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Home / Tips and Tricks / How to Send ADB Shell Commands to Your Own Phone – No Computer Needed, No Root Needed «Android :: Gadget Hacks

How to Send ADB Shell Commands to Your Own Phone – No Computer Needed, No Root Needed «Android :: Gadget Hacks



There are three levels of Android customization: things you can do by default, things you can do with ADB, and things you can do with root. While root is still quite a pain to get, ADB mods just got a lot easier.

Back in Android 9, Google added a feature that allows you to wirelessly send ADB commands from a computer to your phone over a Wi-Fi network. Not particularly groundbreaking, but it laid the groundwork.

Enter developer Tyler Nijmeh and his new app, LADB. It creates a local host entirely on the phone and then behaves as if it were a computer on your network. From there, it’s just a matter of connecting to your phone̵

7;s own wireless ADB feature, meaning you no longer need a computer to use the feature!

What you need:

  • phone with Android 9 or higher
  • $ 2.99 to buy the app on Google Play (or the idea of ​​building an app from the GitHub source)

Confirmed work on:

  • Google Pixel phones (Android 9 or higher)
  • OnePlus phones (OxygenOS 9 or higher)
  • Samsung Galaxy Phones (One UI 2.0, 2.1 & 3.0)

Step 1: Install LADB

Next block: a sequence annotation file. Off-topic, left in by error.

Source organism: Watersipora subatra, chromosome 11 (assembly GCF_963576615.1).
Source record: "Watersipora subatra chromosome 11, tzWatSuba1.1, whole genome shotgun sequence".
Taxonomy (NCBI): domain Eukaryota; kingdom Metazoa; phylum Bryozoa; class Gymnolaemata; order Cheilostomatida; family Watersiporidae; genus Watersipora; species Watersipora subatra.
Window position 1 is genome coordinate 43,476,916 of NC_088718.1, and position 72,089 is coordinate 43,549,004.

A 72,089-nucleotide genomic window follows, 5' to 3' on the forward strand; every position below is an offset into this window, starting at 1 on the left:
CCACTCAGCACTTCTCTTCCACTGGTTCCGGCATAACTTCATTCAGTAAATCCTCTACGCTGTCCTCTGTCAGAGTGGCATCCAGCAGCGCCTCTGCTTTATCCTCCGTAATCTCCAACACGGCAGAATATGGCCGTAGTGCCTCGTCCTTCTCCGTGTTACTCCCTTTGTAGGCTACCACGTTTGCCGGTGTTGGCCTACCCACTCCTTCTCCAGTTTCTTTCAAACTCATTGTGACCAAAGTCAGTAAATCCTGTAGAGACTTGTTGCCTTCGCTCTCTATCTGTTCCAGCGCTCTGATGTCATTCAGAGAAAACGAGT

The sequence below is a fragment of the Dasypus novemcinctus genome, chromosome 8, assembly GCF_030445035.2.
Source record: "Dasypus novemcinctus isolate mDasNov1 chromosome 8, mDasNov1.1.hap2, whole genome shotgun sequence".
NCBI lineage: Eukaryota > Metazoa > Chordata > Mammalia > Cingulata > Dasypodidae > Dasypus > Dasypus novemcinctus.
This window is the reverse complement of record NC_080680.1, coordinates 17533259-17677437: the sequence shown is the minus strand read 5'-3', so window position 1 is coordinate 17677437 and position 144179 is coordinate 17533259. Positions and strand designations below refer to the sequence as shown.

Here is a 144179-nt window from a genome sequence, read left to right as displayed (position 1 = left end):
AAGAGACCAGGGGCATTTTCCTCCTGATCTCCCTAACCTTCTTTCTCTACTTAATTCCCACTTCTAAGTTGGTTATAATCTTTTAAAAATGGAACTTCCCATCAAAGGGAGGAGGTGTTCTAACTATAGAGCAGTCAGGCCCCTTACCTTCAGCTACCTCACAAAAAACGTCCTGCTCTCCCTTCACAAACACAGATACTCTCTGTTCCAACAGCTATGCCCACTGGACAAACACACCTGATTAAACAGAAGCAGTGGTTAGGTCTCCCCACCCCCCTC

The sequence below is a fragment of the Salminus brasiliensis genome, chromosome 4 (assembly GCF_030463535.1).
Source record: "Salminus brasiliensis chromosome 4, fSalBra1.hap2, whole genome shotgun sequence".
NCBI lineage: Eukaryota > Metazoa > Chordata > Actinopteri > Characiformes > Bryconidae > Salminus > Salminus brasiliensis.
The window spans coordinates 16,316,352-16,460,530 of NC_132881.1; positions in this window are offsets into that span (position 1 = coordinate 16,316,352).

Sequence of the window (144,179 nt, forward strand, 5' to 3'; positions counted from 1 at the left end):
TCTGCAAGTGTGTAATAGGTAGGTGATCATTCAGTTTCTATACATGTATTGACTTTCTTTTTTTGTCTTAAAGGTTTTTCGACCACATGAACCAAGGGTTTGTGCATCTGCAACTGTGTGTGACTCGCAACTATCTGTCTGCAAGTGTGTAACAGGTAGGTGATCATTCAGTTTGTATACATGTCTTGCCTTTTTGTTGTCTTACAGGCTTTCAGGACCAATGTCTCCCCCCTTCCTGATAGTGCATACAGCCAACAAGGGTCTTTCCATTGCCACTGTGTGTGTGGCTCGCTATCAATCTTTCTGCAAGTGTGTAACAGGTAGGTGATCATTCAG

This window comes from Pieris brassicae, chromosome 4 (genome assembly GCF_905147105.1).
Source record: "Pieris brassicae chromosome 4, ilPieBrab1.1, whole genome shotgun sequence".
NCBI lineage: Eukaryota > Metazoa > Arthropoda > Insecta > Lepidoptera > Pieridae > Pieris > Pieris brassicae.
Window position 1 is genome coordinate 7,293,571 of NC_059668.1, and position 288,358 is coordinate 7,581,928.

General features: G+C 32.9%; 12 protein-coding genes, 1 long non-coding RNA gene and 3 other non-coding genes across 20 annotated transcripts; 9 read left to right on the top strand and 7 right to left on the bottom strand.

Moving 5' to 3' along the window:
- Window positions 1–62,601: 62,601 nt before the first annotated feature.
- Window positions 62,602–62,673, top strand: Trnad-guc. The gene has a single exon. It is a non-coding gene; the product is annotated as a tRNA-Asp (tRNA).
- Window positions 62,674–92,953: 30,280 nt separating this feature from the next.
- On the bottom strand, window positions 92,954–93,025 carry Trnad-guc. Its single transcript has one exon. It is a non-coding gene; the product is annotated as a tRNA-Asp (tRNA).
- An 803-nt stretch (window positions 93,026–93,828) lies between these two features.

Note, this app costs three dollars. If you don’t like that, you can go to the app’s GitHub page and compile the APK from source for free. Here’s a Stack Overflow thread that should be a good starting point if you want to go that route.

But for everyone else, just search for LADB in your Play Store app to install it. Or tap the link below from your phone to go directly to the app installation page.

Step 2: Enable Developer Options

Now open your Settings app and scroll down to select ‘About phone’. Inside, tap the “Build number” item seven times in quick succession, then enter your lock screen passcode when prompted. This will unlock the hidden developer options menu – but if you want more help, we’ve got a full guide to this part:

Step 3: Enable wireless debugging

Now you need to enable the underlying Android feature that makes this app work. Go to your settings, scroll down and select “System”, then tap “Advanced” and choose “Developer options”. On some phones, the Developer Options item may be at the very bottom of the main Settings screen.